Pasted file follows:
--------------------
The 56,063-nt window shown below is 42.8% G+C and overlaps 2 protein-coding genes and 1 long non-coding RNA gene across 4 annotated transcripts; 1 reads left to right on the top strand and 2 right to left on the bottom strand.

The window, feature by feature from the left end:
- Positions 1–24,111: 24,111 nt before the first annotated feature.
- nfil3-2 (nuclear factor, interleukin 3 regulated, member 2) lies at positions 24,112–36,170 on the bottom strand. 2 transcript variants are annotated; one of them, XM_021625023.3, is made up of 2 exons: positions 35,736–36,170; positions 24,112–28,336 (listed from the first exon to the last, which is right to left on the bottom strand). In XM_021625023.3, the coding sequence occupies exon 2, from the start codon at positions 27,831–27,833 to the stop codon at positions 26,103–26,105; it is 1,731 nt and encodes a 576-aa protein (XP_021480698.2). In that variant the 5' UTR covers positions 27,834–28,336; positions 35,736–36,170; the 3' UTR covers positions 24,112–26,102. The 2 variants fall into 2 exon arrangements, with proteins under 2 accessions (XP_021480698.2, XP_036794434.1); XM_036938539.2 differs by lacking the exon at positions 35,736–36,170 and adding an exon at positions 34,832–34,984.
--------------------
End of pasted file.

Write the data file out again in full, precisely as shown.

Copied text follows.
The 56,063-nt window shown below is 42.8% G+C and overlaps 2 protein-coding genes and 1 long non-coding RNA gene across 4 annotated transcripts; 1 reads left to right on the top strand and 2 right to left on the bottom strand.

The window, feature by feature from the left end:
- Positions 1–24,111: 24,111 nt before the first annotated feature.
- nfil3-2 (nuclear factor, interleukin 3 regulated, member 2) lies at positions 24,112–36,170 on the bottom strand. 2 transcript variants are annotated; one of them, XM_021625023.3, is made up of 2 exons: positions 35,736–36,170; positions 24,112–28,336 (listed from the first exon to the last, which is right to left on the bottom strand). In XM_021625023.3, the coding sequence occupies exon 2, from the start codon at positions 27,831–27,833 to the stop codon at positions 26,103–26,105; it is 1,731 nt and encodes a 576-aa protein (XP_021480698.2). In that variant the 5' UTR covers positions 27,834–28,336; positions 35,736–36,170; the 3' UTR covers positions 24,112–26,102. The 2 variants fall into 2 exon arrangements, with proteins under 2 accessions (XP_021480698.2, XP_036794434.1); XM_036938539.2 differs by lacking the exon at positions 35,736–36,170 and adding an exon at positions 34,832–34,984.